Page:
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Transcontinental Gas Pipe Line Corp. v. Township of Bernards

New Jersey Superior Court, Appellate Division

Decided: October 15, 1970.


Kilkenny, Halpern and Lane. The opinion of the court was delivered by Kilkenny, P.J.A.D.


[115 NJSuper Page 595]

These are consolidated appeals by three Middlesex County municipalities from judgments of the State Division of Tax Appeals, fixing the 1967 assessed valuations of certain transmission pipelines owned by Transcontinental Pipe Line Corp. to the extent of their respective footages in each of the appealing municipalities. There is a cross-appeal by Transcontinental.

In determining assessed valuations for these pipelines, the municipal assessors used the so-called "Middlesex County Formula." This formula had been adopted and recommended for use in valuing pipelines by the Middlesex County Assessors Association, an unofficial association of municipal assessors. It consisted in establishing first , the "cost" of the pipelines, according to their varying dimensions; secondly , deducting therefrom a non-cumulative 15% (20% for 20-inch pipe) for depreciation to arrive at "true value," and third , applying a uniform county-wide ratio of 50% to establish "assessed value." ("Idle" pipelines, not in active use, were given a true value of only 50% of that ascribed to pipelines in active use.) Once this value was determined, it remained constant in later years, despite ever-increasing depreciation and obsolescence, or increases in economic values.

[115 NJSuper Page 596]

We note at this point that the New Jersey Assessors Association, also an unofficial body, had adopted and recommended for use in the valuation of transmission pipelines a formula whereby "cost" would be diminished by 45% as a constant factor of depreciation, as opposed to the 15% used under the "Middlesex County Formula." These pipelines run through New Jersey on their way from Texas and the south to the New York metropolitan area.

The State Division did not accept either the 15% or the 45% straight non-cumulative depreciation deduction from historical cost to arrive at true value. Instead, it used a cumulative 3% annual deduction from cost for depreciation. The taxpayer was limited by the controlling Federal Power Commission to this 3% figure. The State Division found, for example, that in 1967 pipelines were entitled to 3% for 16 years, resulting in a 48% deduction for depreciation. But it then added an "appreciation" factor of 25% because of value increases over that same period.

In addition, the State Division found that Carteret was observing the 50% county ratio in assessing properties, but Woodbridge used a 37% ratio and Edison 41%. For this reason, it concluded that Woodbridge and Edison were discriminating against the pipeline company in using against it a 50% ratio of true value in fixing the assessed valuation, while other taxpayers were being assessed at the lower ratios of 41% and 37%.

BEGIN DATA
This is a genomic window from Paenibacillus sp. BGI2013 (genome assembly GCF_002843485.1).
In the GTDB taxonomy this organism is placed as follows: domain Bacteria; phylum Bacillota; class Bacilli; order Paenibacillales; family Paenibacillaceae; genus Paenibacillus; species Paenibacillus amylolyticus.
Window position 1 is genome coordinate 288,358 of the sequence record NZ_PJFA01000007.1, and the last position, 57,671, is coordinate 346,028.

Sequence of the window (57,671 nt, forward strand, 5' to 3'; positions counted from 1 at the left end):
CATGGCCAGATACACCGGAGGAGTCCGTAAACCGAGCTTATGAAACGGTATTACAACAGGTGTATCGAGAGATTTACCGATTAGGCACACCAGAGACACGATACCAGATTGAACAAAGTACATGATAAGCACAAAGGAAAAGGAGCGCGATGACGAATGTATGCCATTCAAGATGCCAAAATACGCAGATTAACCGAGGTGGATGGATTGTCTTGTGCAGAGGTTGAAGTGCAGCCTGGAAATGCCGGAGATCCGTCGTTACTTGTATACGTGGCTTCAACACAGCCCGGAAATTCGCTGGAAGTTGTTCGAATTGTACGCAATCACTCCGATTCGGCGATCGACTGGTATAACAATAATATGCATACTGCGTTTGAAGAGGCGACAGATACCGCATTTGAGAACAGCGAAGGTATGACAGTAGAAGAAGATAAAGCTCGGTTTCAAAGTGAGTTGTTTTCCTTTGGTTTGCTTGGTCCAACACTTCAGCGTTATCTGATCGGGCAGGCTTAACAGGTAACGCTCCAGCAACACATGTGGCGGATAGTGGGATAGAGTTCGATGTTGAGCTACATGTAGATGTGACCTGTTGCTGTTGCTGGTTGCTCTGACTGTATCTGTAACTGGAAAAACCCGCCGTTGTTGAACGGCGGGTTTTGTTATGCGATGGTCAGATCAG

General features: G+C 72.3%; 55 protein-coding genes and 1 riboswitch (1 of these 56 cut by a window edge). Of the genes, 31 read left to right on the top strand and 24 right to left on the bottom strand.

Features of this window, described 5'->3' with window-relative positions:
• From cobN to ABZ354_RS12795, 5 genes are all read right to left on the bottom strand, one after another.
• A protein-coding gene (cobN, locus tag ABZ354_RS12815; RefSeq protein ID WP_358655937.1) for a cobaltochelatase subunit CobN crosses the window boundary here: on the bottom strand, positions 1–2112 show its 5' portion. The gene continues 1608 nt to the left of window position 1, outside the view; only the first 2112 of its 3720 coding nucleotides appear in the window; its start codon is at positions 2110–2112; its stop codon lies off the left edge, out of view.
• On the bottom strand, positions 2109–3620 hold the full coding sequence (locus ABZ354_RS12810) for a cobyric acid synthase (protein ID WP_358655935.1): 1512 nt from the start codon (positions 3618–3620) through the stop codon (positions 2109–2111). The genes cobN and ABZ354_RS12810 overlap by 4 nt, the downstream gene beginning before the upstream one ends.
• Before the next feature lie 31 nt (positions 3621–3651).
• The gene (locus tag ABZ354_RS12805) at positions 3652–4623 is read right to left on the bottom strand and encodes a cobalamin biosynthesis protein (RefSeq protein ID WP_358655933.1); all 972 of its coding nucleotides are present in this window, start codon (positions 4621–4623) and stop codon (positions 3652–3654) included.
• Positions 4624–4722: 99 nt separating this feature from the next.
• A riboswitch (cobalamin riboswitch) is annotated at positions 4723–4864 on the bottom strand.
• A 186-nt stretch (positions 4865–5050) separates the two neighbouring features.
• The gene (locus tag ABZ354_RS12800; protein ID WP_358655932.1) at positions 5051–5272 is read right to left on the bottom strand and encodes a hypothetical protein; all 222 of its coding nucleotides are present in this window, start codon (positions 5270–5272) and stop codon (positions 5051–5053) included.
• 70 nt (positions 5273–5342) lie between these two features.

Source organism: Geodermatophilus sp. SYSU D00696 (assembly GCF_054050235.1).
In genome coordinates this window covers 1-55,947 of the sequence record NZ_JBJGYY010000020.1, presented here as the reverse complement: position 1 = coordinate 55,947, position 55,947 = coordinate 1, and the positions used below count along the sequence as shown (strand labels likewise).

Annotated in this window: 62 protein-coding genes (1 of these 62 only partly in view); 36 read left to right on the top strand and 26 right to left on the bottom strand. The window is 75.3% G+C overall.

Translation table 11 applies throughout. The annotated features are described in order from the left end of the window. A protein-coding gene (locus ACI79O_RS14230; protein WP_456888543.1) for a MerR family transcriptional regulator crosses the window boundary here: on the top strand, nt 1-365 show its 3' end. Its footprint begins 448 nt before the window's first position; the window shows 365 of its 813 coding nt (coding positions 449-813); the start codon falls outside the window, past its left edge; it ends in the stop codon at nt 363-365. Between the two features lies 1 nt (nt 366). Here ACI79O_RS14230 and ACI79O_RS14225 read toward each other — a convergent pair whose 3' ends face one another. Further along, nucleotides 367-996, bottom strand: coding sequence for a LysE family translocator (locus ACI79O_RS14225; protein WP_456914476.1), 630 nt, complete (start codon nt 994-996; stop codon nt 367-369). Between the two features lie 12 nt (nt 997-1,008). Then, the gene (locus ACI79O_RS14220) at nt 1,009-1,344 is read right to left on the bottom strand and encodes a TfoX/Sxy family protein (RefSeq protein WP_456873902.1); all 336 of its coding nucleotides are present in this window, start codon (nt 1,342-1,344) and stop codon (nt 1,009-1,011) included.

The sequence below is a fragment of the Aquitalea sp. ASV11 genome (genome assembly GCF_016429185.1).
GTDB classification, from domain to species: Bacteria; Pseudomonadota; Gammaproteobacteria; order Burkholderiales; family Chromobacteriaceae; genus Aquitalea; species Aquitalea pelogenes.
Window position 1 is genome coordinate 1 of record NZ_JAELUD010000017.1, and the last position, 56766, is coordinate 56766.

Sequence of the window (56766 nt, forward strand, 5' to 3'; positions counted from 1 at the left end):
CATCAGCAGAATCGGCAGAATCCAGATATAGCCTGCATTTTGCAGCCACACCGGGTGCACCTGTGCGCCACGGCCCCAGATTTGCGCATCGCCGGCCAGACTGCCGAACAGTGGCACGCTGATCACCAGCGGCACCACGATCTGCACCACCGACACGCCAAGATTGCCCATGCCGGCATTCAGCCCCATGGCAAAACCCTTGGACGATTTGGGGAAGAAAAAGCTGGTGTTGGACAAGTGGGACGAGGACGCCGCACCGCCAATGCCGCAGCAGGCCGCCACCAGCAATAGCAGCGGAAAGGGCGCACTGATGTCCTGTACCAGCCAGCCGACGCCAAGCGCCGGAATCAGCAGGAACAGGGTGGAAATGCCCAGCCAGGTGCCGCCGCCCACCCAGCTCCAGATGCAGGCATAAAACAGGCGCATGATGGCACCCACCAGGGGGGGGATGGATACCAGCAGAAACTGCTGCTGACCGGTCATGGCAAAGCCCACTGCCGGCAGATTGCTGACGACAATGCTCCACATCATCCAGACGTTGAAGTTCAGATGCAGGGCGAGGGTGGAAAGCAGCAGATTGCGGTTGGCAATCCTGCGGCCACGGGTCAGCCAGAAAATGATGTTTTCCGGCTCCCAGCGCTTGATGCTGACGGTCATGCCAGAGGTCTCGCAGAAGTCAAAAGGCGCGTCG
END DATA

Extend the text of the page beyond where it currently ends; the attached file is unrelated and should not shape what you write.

The position of the municipalities on appeal is that there is a presumption of validity in the assessed valuations as fixed by the municipal assessors and affirmed by the County Board. They argue that the taxpayer did not sustain its burden on appeal of overcoming that presumption. The existence of such a presumption and the burden of proof in an appeal to the State Division may be conceded. See Aetna Life Insurance Co. v. City of Newark , 10 N.J. 99, 105 (1952); Riverview Gardens Section 1 v. North Arlington Borough , 9 N.J. 167, 174-175 (1952). At the same time, the judgment of the State Division must be

[115 NJSuper Page 597]

presumed to be valid and correct. Anyone appealing therefrom has the burden of overcoming that presumption. Moreover, in an appeal from the final decision of any State administrative agency, appellate courts apply the "substantial evidence" rule. Atkinson v. Parsekian , 37 N.J. 143, 149 (1962).

The position of the pipeline company in its cross-appeal is that there was no legal justification for the State Division's adding a 25% "appreciation" factor in its arriving at "true value" by the normal "historical cost minus depreciation" approach.

Both sides agree that the value concept -- "what a willing buyer would pay a willing seller" -- is not applicable in valuing mere segments in a municipality of a natural gas pipeline which extends from the source of supply in Texas to the New York metropolitan area. We agree. So, too, it is conceded that the "capitalization of income" approach is not a feasible method. The value of these pipelines was not established herein by any such proof. So, only the cost minus depreciation method was employed in the instant case.